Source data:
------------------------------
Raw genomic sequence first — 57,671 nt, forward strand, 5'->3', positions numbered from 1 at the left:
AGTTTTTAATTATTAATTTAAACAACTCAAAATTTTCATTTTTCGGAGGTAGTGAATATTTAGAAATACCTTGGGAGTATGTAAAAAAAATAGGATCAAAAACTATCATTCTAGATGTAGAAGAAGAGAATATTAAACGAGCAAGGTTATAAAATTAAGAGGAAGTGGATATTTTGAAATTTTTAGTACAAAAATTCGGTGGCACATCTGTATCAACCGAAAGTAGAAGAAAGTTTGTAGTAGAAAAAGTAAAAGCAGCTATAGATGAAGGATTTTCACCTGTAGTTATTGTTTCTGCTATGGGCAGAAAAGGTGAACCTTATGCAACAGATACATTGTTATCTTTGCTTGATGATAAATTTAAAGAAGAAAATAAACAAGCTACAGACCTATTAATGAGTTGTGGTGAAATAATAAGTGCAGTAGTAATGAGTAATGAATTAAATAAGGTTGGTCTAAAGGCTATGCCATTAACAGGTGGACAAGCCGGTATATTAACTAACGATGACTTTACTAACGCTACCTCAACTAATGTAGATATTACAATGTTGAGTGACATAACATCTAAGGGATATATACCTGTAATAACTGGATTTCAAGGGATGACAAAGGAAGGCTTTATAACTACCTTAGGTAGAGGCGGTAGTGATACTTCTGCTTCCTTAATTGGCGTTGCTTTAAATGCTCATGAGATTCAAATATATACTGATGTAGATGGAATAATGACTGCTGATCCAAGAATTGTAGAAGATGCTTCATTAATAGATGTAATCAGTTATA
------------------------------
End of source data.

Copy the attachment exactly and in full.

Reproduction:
Raw genomic sequence first — 57,671 nt, forward strand, 5'->3', positions numbered from 1 at the left:
AGTTTTTAATTATTAATTTAAACAACTCAAAATTTTCATTTTTCGGAGGTAGTGAATATTTAGAAATACCTTGGGAGTATGTAAAAAAAATAGGATCAAAAACTATCATTCTAGATGTAGAAGAAGAGAATATTAAACGAGCAAGGTTATAAAATTAAGAGGAAGTGGATATTTTGAAATTTTTAGTACAAAAATTCGGTGGCACATCTGTATCAACCGAAAGTAGAAGAAAGTTTGTAGTAGAAAAAGTAAAAGCAGCTATAGATGAAGGATTTTCACCTGTAGTTATTGTTTCTGCTATGGGCAGAAAAGGTGAACCTTATGCAACAGATACATTGTTATCTTTGCTTGATGATAAATTTAAAGAAGAAAATAAACAAGCTACAGACCTATTAATGAGTTGTGGTGAAATAATAAGTGCAGTAGTAATGAGTAATGAATTAAATAAGGTTGGTCTAAAGGCTATGCCATTAACAGGTGGACAAGCCGGTATATTAACTAACGATGACTTTACTAACGCTACCTCAACTAATGTAGATATTACAATGTTGAGTGACATAACATCTAAGGGATATATACCTGTAATAACTGGATTTCAAGGGATGACAAAGGAAGGCTTTATAACTACCTTAGGTAGAGGCGGTAGTGATACTTCTGCTTCCTTAATTGGCGTTGCTTTAAATGCTCATGAGATTCAAATATATACTGATGTAGATGGAATAATGACTGCTGATCCAAGAATTGTAGAAGATGCTTCATTAATAGATGTAATCAGTTATA